1
PHYS809Class9Notes
Separation of variables in polar coordinates
To illustrate the method of separation of variables, consider the two
dimensional problem in which two semiinfinite conducting planes at
potential
V
meet along their edges at an angle
α
. The geometry suggests
that polar coordinates will be useful for solving Laplace’s equation for the
potential between the two planes. In this coordinate system,
2
2
2
1
1
0.
r
r
r
r
r
φ
φ
θ
∂
∂
∂
+
=
∂
∂
∂
(1.1)
To separate the variables, we assume that the potential is the product of a function of
r
and a function
of
θ
,
(
)
( )
(
)
,
.
r
R r
φ
θ
θ
=
Θ
(1.2)
On dividing by the potential, Laplace’s equation leads to
2
2
1
.
r d
dR
d
r
R dr
dr
d
θ
Θ
= 
Θ
(1.3)
Each side of the equation is a function of a single variable.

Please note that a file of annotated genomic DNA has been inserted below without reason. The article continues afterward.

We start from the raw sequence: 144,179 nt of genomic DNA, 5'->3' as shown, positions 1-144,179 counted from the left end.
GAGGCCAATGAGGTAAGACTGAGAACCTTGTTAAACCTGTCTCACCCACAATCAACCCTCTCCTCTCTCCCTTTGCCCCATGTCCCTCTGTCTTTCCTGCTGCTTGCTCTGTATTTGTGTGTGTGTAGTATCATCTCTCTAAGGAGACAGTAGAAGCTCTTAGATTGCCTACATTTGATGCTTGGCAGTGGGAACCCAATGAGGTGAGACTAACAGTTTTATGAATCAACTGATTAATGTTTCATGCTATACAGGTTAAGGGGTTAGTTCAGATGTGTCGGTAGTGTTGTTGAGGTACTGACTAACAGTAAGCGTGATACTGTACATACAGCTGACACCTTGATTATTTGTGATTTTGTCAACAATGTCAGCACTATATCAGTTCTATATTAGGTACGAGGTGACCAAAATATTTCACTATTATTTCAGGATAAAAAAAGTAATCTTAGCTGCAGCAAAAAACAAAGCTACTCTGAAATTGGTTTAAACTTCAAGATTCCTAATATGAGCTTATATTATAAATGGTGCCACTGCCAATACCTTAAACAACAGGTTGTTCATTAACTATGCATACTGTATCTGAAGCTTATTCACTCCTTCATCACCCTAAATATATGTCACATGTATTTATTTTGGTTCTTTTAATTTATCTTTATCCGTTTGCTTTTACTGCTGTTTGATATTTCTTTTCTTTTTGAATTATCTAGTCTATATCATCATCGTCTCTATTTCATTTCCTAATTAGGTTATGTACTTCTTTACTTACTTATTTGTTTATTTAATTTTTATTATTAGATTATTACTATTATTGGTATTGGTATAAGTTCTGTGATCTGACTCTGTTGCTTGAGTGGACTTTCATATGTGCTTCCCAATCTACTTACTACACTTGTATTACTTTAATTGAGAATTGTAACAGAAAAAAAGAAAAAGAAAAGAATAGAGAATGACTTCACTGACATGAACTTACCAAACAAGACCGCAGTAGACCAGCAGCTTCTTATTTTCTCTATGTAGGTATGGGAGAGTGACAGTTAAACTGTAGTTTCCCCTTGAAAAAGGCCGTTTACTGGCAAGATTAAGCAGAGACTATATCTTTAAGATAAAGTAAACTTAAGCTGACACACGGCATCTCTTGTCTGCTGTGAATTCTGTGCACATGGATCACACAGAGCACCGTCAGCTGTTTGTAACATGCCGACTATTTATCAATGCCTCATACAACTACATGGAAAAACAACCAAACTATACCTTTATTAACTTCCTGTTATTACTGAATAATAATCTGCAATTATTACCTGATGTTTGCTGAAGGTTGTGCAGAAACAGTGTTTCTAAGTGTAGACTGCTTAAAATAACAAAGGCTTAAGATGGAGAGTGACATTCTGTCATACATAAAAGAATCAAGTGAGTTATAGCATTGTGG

This is possible only if the two sides are equal
to the same constant. For reasons that will become apparent, we will set this constant to be
ν
2
, where
ν
is nonnegative. The equations for
R
and
Θ
are now
2
,
d
dR
r
r
R
dr
dr
ν
=
(1.4)
and
2
2
2
,
d
d
ν
θ
Θ
= 
Θ
(1.5)
which have solutions
,
0,
ln ,
0,
ar
br
R
a
b
r
ν
ν
ν
ν

+
≠
=
+
=
(1.6)
and
sin
cos
,
0,
,
0,
c
d
c
d
νθ
νθ
ν
θ
ν
+
≠
Θ =
+
=
(1.7)
where
a
,
b
,
c
and
d
are constants.
In general, the solution is a linear superposition of terms of form
r
θ
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(
)
(
)
(
)(
)
sin
cos
,
0,
ln
,
0.
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 Fall '11
 MacDonald
 Cartesian Coordinate System, Electric Potential, Electric charge, Polar coordinate system, charge density

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